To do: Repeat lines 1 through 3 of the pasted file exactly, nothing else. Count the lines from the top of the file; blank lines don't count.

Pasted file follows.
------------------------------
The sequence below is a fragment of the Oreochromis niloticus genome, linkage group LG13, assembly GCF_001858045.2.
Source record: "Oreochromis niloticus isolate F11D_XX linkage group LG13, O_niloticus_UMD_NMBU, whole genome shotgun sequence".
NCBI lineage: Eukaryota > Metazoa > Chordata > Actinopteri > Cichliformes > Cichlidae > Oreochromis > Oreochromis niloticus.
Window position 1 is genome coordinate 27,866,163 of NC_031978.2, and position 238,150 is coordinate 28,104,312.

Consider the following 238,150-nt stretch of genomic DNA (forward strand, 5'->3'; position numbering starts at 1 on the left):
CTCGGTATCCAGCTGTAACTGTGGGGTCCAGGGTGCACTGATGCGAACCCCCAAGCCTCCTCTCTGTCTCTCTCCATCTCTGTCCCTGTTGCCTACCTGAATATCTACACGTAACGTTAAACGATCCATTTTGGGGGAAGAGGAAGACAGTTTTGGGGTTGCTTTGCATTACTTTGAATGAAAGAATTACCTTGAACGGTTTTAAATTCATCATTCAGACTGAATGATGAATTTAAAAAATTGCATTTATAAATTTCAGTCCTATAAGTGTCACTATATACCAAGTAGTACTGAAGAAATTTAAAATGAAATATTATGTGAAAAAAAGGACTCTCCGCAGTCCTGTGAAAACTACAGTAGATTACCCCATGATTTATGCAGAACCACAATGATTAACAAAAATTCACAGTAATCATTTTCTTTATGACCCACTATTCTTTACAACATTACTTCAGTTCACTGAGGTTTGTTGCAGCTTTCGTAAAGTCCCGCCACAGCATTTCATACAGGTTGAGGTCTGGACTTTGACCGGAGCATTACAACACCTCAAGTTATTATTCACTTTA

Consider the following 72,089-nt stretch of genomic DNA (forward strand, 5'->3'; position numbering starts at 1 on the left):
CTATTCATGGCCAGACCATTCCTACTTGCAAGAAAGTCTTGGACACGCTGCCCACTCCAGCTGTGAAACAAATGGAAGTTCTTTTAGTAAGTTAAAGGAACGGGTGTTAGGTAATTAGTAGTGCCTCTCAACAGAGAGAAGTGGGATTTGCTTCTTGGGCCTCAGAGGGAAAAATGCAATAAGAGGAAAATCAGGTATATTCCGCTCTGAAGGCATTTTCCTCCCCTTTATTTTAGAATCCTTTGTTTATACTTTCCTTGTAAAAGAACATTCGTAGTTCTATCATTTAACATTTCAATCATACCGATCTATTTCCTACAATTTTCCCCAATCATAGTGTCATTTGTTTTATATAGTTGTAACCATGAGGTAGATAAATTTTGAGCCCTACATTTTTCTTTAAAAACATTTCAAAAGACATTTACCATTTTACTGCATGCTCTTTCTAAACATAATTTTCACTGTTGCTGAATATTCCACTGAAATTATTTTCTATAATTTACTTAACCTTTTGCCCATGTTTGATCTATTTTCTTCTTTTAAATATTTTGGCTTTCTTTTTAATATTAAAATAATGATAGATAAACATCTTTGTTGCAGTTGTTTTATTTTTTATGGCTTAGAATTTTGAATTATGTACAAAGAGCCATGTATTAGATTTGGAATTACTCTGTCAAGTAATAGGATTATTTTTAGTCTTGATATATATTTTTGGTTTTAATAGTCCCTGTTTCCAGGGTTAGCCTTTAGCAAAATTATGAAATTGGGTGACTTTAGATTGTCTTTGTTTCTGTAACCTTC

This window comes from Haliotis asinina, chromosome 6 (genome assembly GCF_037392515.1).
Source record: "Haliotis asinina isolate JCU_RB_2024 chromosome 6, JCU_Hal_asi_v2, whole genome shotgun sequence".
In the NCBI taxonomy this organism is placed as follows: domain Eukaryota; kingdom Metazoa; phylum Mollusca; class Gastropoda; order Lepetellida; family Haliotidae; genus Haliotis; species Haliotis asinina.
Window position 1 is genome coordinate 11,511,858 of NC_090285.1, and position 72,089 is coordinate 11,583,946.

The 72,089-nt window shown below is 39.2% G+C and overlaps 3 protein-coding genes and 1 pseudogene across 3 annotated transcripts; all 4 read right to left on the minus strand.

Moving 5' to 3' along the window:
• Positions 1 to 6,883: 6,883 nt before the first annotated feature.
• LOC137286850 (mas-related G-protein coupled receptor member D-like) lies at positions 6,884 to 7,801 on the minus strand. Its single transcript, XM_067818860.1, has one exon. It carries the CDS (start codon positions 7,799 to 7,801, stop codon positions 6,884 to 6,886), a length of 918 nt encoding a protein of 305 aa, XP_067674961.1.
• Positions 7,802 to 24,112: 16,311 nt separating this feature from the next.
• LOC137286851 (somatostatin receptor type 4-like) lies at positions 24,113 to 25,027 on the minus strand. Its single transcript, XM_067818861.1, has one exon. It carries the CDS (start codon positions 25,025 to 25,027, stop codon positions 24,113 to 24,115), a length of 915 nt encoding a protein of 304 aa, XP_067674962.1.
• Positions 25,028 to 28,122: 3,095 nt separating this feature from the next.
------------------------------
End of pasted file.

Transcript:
The sequence below is a fragment of the Oreochromis niloticus genome, linkage group LG13, assembly GCF_001858045.2.
Source record: "Oreochromis niloticus isolate F11D_XX linkage group LG13, O_niloticus_UMD_NMBU, whole genome shotgun sequence".
NCBI lineage: Eukaryota > Metazoa > Chordata > Actinopteri > Cichliformes > Cichlidae > Oreochromis > Oreochromis niloticus.